Priests of the archdiocese around Kochi, where clergy and laypeople have been defying the SMC synod’s call for following the synodal Mass, met on Jan. 19 and decided not to read a letter from the bishops calling for unity.

On Jan. 21, Thattil and 49 bishops who participated in a Jan. 8–13 synod signed a pastoral letter that they asked to be read in all churches of the archdiocese on Jan. 21.

“We hope that you would bear witness to the unity of the Catholic Church disregarding the differences of opinion,” the bishops urged, writing under the name of Bishop Bosco Puthur, apostolic administrator of the archdiocese.

In response, the dissenting priests released a statement to the press to say that they would not allow the letter to be read in their dioceses.

“The decision of the synod enforcing uniform Mass was in violation of the norms laid down by the Syro-Malabar Church code of law, and even the pope has been misled on it. We cannot read this circular that continues to ignore our numerous appeals that have never [received] a proper response,” the Archdiocesan Protection Committee (APC) said in a statement, which was the result of a “unanimous decision” by the priests.

The statement also took umbrage with the letter’s suggestion that “the archdiocese is going out of the Catholic communion,” pointing out that “we are following the revised SMC Mass text only in the archdiocese and the only difference is in the way of saying Mass.”

As soon as the synod ended on Jan. 13 at the SMC headquarters at Mount St. Thomas, Thattil rushed to meet two dozen key priests with a reconciliatory address: “I am ready to listen to you. I know you have a lot of wounds. No decision can be imposed. Each view will be heard and discussed.”

Members of the clergy and lay groups opposed to the uniform Mass told CNA that despite the archbishop’s words, there has been no effort to accommodate those who wish to celebrate the Mass as they have for decades.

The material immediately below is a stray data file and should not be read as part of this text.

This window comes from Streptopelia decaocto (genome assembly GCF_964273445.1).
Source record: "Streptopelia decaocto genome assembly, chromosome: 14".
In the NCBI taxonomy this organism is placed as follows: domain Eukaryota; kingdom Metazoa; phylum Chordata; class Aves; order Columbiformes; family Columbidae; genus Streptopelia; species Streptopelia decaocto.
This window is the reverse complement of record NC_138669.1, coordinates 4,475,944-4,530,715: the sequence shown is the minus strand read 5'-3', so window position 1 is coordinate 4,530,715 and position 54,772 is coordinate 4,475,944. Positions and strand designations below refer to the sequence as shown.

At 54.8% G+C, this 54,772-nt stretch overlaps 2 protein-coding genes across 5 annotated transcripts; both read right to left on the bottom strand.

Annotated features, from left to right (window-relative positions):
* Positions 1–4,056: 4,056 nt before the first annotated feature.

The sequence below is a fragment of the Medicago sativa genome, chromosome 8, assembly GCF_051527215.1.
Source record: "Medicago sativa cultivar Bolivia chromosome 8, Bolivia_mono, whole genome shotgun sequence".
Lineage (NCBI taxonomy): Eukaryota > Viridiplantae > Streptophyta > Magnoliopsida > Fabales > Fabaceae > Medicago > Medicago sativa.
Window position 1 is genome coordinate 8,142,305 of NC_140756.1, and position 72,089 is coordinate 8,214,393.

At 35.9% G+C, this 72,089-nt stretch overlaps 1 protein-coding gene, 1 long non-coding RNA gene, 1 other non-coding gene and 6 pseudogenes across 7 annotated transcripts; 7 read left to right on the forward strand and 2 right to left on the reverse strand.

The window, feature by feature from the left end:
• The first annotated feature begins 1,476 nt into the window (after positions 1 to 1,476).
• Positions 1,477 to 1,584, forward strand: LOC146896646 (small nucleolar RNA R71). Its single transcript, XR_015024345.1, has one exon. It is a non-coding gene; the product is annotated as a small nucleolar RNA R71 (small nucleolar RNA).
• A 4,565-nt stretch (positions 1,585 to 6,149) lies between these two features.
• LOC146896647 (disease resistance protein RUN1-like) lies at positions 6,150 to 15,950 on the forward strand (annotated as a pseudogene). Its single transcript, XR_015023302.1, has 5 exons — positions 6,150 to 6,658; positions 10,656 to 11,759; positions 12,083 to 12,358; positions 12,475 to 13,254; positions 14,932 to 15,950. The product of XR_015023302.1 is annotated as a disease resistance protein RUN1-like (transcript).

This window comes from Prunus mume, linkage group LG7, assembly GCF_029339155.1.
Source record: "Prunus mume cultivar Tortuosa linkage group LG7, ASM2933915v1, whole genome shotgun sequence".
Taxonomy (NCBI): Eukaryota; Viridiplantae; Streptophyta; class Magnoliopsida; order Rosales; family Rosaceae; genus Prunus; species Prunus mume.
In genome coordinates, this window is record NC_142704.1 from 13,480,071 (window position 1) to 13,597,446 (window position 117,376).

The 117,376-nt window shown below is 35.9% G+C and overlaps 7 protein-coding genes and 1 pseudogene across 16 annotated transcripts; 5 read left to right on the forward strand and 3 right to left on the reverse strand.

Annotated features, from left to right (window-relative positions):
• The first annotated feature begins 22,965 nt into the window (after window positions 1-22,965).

“The pastoral letter that followed shows the duplicity. It has just repeated the old position. Without frank discussion, this issue cannot be resolved,” Father Jose Vailikodath, APC spokesperson, told CNA Jan. 20.

“To obey the pope, synodal Mass was said on Christmas Day for the first time in the archdiocese. But the issues we have repeatedly raised have not been addressed. So, how could we just follow an illegal decision taken without following the (SMC) procedure for liturgical changes?” Vailikodath asked.

The vocal group “Almaya Munnetam” (“Laity Forward”), immediately endorsed the decision of the clergy not to read the bishops’ pastoral letter in the parishes.

“It is not a question of supporting the bishops or the priests. The synodal Mass ignores the laity, who prefer the Mass facing the people,” Shaiju Antony, spokesperson for the lay network, told CNA.

Meanwhile, Thattil reiterated on Jan. 18 that “priests cannot offer holy Mass as per their will” while declaring St. Sebastian’s Church of Nedumkandam as the major archiepiscopal church of the Diocese of Idukki, the national English daily The Hindu reported.

“The priests should offer the holy Mass as prescribed by the Catholic Church and liturgy… The priests have no right to change the pattern of the holy Mass,” Thattil declared.

Thattil, for his part, said that his priority is to unite the Syro-Malabar Church.

“There is no contradiction in what I have said. I cannot speak or act against what the pope has decided,” Thattil told CNA Jan. 31 in Bangalore after the inauguration of the weeklong assembly of the Catholic Bishops’ Conference of India, which was attended by more than 200 bishops of India.

“I will try my best to make the Syro-Malabar Church a united one — not a mere union of 35 eparchies,” Thattil said when asked about his priorities.